I have always been amazed by the length of time many large business sales take to complete – it's common for them to takes several months to close after the parties have reached a deal.Obviously, there can be a significant amount of due diligence, getting financing facilities into place, pre-planning logistics and even regulatory issues to overcome.
Since buying a business is a process, it's important for a prospective buyer to understand a few things:
• Losing deals is part of the process.
• The "perfect" business doesn’t exist.
• There will always be an element of uncertainty – the goal is to mitigate the risk.
• 'Analysis to paralysis' can plague anyone, no matter how eager they may be to either purchase or sell a business.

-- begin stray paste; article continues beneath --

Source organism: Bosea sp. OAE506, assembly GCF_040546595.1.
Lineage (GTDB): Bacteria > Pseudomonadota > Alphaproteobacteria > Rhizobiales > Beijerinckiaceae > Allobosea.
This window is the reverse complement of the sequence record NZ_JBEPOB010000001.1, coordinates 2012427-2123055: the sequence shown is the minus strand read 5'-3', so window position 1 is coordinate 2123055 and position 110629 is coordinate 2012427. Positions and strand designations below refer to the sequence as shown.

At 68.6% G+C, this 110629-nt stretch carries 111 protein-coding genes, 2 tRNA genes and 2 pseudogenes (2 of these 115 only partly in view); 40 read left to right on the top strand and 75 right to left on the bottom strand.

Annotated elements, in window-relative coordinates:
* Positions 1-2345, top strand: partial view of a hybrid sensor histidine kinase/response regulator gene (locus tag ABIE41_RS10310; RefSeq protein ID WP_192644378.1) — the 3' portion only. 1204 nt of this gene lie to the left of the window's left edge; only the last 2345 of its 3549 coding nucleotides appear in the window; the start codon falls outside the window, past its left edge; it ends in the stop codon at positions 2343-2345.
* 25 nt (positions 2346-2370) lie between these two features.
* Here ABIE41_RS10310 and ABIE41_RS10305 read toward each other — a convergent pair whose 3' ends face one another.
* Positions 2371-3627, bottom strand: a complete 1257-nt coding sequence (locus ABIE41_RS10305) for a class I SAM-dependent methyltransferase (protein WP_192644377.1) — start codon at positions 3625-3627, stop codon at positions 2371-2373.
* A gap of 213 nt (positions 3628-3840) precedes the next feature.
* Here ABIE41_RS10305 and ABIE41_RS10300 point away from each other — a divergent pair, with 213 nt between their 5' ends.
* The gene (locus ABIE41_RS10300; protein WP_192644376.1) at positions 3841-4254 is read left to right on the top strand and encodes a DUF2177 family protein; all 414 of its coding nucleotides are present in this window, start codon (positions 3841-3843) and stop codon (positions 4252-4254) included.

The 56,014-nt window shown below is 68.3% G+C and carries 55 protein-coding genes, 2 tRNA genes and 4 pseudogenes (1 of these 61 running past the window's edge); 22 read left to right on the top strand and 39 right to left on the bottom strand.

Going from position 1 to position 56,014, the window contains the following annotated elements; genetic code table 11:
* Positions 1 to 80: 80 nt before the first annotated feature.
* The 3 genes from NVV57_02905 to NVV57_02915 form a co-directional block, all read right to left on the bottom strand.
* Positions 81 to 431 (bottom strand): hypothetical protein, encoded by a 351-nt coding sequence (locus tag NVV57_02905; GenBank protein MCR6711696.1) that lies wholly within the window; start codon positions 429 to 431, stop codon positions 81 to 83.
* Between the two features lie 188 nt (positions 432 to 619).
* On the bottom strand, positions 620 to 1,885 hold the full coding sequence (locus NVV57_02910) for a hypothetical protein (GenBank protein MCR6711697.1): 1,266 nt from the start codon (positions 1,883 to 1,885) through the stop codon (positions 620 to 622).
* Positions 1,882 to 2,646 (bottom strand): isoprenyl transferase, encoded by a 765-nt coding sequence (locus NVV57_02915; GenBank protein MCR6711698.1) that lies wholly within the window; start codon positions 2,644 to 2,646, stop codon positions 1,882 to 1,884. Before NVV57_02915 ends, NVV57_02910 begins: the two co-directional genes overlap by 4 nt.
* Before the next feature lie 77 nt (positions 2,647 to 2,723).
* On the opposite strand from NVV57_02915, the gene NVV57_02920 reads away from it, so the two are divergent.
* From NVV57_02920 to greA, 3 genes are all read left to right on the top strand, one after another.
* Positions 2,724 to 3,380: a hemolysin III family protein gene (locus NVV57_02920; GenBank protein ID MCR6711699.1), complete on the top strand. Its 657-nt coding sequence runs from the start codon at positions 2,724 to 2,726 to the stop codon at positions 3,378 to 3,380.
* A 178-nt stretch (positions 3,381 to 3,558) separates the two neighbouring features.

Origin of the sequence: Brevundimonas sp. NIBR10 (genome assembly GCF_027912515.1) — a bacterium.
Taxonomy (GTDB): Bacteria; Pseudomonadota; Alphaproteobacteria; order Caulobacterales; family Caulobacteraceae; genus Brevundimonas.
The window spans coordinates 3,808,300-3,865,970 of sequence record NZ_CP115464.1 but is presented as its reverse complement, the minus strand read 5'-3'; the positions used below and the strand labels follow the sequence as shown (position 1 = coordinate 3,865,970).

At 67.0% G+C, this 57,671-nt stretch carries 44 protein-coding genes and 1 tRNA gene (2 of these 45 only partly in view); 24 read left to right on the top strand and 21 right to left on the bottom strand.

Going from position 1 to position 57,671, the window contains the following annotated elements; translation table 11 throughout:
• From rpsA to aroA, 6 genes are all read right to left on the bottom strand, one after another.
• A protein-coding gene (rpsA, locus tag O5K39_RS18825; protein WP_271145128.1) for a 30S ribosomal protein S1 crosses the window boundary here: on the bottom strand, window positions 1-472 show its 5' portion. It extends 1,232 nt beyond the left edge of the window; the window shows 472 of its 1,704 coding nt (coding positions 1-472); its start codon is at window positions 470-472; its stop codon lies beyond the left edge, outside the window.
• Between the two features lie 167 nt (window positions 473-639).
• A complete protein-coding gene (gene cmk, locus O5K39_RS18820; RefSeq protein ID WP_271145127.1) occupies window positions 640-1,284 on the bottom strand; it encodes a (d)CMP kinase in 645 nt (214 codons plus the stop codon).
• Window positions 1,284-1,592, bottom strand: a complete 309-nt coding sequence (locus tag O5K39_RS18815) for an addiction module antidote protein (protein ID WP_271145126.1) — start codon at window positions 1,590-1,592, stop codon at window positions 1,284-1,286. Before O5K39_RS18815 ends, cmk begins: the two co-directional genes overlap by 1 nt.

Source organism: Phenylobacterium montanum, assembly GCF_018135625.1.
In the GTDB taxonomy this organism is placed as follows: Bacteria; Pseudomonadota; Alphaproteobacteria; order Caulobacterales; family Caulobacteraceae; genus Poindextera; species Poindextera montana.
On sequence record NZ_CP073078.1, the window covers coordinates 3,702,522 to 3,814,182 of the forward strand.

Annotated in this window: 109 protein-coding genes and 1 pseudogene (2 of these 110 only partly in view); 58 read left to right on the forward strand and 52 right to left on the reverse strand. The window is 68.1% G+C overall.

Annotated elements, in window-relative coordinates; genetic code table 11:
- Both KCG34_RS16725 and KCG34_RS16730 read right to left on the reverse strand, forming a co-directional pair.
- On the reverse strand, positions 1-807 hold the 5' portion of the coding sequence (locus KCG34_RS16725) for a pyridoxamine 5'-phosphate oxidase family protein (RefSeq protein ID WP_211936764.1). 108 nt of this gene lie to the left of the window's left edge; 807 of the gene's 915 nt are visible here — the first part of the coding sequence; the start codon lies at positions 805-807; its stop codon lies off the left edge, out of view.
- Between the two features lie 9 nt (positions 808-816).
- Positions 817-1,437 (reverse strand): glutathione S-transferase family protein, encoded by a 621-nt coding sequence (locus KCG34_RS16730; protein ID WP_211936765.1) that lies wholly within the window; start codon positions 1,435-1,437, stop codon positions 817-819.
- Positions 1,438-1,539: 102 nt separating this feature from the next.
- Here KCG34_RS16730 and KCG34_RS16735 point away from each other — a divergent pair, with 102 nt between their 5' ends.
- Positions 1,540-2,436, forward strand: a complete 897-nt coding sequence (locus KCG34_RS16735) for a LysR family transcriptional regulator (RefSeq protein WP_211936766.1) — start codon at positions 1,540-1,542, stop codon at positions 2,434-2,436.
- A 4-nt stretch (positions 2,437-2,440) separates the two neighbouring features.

• It’s important to take your time, but not waste your time.
At the same time, you have to temper this urgency with an allowance to do a thorough review. Obviously, you cannot and must not rush to the closing table until you have the right deal in place, and your analysis is complete.
Once you have reached an agreement with a seller, you should be able to close the deal within 30-45 days including your due diligence and satisfying all deal contingencies (i.e. lease assignments, contract transfers, inventory review, client/employee meeting where necessary, etc.). Certainly, in cases where there may be third party financing required, or the sale of real estate property or certain licensing issues to address, the timing can be longer. Conversely, in simpler and smaller businesses the deals can get done in less time.
The process to buy a business is neither a sprint nor a marathon. It's more like a relay race whereby you have to reach and complete certain stages to keep the deal moving forward towards the finish line.
My friend Andy Cagnetta of Transworld Business Brokers says that, "deals are like fresh fish – the longer they sit on the counter, the smellier they get."
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